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Defense Secretary Ash Carter is greeted by Army Lt. Gen. Sean MacFarland, commander of Operation Inherent Resolve, and U.S. Ambassador to Iraq Stuart Jones, as he arrives at Baghdad International Airport Monday, July 11, 2016.
Defense Secretary Ash Carter is greeted by Army Lt. Gen. Sean MacFarland, commander of Operation Inherent Resolve, and U.S. Ambassador to Iraq Stuart Jones, as he arrives at Baghdad International Airport Monday, July 11, 2016. (Corey Dickstein/Stars and Stripes)

BAGHDAD — Iraqi security forces will establish a major air and logistics hub just south of Mosul on an air base recently recaptured from the Islamic State group, Defense Secretary Ash Carter said Monday.

Carter, who arrived in the Iraqi capital Monday morning to meet with the country’s top leaders and ground commanders, told reporters traveling with him that seizing the Qayara air base, about 40 miles south of Mosul, was the final objective the anti-Islamic State group coalition had identified in its plan for retaking Mosul. Now planning turns toward encircling and eventually capturing Iraq’s second-largest city and the Islamic State final urban stronghold, which it has held since the summer of 2014.

Carter said he’d be speaking with Iraqi Prime Minister Haider al-Abadi and Defense Minister Khaled al-Obaidi about the “next plays in the campaign” and how the U.S.-led Operation Inherent Resolve coalition can continue to accelerate the Iraqi security forces’ progress. This would include embedding advisers at smaller-unit levels as they near Mosul. He’ll also discuss planning with the president of autonomous Iraqi Kurdistan, Masoud Barzani.

“I want to hear the thoughts of Prime Minister Abadi, ensure that we are all working from the same campaign plan,” Carter said.

The American-trained Iraqi security forces and the Kurdish Peshmerga fighters will play key roles in the slow-moving Iraqi campaign to regain Mosul. The city of 2.5 million people fell to Islamic State forces after a lightning offensive in June 2014.

Iraqi troops are moving toward Mosul from the south, while the Kurdish troops prepare to assault from the north. Carter declined to provide details about the plans for the operation.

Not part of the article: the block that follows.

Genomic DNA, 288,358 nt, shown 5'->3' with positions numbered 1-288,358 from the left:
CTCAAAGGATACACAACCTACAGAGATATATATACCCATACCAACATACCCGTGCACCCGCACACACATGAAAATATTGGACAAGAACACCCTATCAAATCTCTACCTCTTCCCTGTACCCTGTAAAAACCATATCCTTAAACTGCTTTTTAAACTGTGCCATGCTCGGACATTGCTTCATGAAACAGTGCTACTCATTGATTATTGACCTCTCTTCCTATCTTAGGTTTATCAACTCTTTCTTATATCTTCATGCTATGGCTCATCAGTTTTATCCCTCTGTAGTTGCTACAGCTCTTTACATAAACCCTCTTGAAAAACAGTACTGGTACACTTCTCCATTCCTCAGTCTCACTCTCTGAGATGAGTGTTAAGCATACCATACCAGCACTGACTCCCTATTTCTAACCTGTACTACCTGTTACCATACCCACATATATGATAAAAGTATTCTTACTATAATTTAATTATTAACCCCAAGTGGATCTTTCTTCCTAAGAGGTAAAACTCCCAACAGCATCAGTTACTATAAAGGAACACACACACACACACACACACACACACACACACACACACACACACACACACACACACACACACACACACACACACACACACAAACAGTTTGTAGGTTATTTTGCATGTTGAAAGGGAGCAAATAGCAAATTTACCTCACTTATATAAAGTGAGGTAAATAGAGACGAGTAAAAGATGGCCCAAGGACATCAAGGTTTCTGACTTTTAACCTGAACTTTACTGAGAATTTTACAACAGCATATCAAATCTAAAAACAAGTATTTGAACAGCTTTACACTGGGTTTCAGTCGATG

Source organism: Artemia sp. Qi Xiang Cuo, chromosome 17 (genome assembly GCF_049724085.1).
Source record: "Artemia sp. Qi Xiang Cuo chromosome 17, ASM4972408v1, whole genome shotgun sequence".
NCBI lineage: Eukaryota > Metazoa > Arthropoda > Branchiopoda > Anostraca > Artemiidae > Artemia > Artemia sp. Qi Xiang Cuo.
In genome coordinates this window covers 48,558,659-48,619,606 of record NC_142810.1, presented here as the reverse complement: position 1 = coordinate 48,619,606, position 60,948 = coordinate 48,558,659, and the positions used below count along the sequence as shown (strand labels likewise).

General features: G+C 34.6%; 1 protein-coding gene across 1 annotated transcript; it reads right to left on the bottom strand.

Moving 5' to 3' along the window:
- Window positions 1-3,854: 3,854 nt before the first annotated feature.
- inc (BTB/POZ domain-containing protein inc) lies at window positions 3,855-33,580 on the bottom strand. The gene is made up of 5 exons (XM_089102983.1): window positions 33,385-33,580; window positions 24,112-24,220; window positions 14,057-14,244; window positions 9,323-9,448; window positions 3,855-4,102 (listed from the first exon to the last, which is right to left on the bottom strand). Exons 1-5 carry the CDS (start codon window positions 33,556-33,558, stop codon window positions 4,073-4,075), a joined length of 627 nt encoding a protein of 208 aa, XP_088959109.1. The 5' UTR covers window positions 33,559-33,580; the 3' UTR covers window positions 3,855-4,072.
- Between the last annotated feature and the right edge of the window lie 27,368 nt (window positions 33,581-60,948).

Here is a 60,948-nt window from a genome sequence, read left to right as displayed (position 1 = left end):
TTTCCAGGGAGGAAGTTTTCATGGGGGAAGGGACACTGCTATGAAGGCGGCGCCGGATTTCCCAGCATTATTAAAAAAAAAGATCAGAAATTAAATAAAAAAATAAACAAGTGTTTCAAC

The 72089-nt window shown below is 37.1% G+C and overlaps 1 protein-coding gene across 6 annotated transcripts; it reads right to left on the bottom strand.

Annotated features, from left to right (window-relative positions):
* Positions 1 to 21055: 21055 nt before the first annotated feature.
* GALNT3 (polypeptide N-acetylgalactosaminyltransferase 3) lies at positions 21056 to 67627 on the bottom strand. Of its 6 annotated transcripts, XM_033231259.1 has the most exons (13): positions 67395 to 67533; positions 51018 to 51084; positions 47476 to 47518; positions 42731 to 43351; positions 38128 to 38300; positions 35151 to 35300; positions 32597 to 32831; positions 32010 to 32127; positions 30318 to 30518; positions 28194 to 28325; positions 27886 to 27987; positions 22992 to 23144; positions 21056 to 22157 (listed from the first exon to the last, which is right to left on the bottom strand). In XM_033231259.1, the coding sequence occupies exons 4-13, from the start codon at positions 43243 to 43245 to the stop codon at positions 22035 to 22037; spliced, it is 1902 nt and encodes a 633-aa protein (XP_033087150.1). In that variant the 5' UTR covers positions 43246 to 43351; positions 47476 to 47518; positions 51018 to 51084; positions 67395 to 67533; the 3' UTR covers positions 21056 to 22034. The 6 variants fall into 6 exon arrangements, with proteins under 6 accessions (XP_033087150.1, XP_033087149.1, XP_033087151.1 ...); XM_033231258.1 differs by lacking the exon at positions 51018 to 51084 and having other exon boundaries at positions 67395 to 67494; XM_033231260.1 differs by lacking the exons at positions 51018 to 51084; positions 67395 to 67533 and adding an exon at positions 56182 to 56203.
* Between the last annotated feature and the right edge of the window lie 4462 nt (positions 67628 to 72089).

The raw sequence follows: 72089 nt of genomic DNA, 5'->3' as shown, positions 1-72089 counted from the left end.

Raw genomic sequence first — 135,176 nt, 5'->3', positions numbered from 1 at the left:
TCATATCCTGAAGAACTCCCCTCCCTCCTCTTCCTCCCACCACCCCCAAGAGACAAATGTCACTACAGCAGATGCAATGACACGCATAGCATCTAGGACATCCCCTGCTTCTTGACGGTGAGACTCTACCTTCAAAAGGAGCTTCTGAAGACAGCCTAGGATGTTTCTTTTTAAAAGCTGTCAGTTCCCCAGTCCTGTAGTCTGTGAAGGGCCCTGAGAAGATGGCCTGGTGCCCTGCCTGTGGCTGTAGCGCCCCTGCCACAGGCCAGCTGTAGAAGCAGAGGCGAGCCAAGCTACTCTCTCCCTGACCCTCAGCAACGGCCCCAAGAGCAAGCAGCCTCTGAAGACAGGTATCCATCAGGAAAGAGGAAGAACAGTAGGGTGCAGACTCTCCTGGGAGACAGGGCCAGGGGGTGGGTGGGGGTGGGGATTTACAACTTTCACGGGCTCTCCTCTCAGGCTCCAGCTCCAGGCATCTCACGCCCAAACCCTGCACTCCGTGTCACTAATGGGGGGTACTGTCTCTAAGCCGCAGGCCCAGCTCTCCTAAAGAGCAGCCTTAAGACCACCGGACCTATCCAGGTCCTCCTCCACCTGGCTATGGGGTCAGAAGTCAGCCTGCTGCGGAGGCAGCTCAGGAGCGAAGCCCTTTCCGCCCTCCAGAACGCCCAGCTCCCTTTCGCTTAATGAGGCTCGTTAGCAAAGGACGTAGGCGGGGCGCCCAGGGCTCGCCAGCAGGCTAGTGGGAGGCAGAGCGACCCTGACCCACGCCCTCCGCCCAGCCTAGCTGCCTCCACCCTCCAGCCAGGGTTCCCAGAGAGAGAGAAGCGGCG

The capture of the Qayara air base last week is the latest in a series of of Iraqi victories over the Islamic State group, including the liberation of the towns of Ramadi, Fallujah, Beiji and Hit.

Qayara, which includes a runway about 2 miles long that can support a C-5 Galaxy, was used by American forces between 2003 and 2010, when it was known as “Key West.”

Defense officials, who spoke on condition of anonymity to discuss planning, described the operation as the largest armor movement by the Iraqi army since it invaded Kuwait under Saddam Hussein in 1990. But local reporting indicated the militants put up only a small fight for the air base.

A small team of U.S. and coalition troops surveyed the airfield after its capture but did not remain at the base, one of the officials said. American troops are expected to return once the Iraqis secure the area.

Among its uses, the officials said, the Qayara air base will serve as a staging area for Iraqi troops with American advisers, a logistics hub and a small fire base.

Although planning for the Mosul operations will accelerate with Carter’s visit, it does not signal imminent seizure operations, the officials said.

Among the authorities Carter announced in April, when he last visited Iraq, was the agreement to allow American troops to advise and accompany Iraqi forces at the brigade and battalion levels, along with the offensive use of American AH-64 Apache attack helicopters. Apaches have fired only once on Islamic State positions and — except in a few rare cases such as with some Iraqi special operations forces — U.S. advisers have not been used at the brigade or battalion level to date.

Embedding advisers at those smaller units, Carter said, has not been needed so far. But one of the senior defense officials said they would be especially useful closer to Mosul for complex operations. The official cited, as an example, bridging operations to push into the city where Islamic State militants have destroyed many of the bridges leading into the city.

Carter was set to discuss on Monday with the Iraqi leadership options for using those and, perhaps, other “accelerants” in the near future.

“I expect to be talking to Iraqi leaders and our military leaders about how we can best use the enablers that we have,” Carter said. “The potential is there (for additional authorities) and will remain there, and we’ve said that right along. We’re prepared to reinforce progress and results there and take advantage of additional opportunities.”

Carter said he would also discuss such issues as security concerns in Baghdad and allegations of violence against Sunni civilians around Fallujah committed by the Shiite-dominated militias known as Popular Mobilization Units.

The Islamic State has hit the Iraqi capital in recent months with a series of terrorist attacks, mostly suicide bombings against civilians. A massive truck bomb July 3 in a mostly Shiite neighborhood was the deadliest attack in Iraq since the U.S. invasion in 2003. It killed more than 185 people and wounded hundreds more.

Twitter: @CDicksteinDC

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Corey Dickstein covers the military in the U.S. southeast. He joined the Stars and Stripes staff in 2015 and covered the Pentagon for more than five years. He previously covered the military for the Savannah Morning News in Georgia. Dickstein holds a journalism degree from Georgia College & State University and has been recognized with several national and regional awards for his reporting and photography. He is based in Atlanta.
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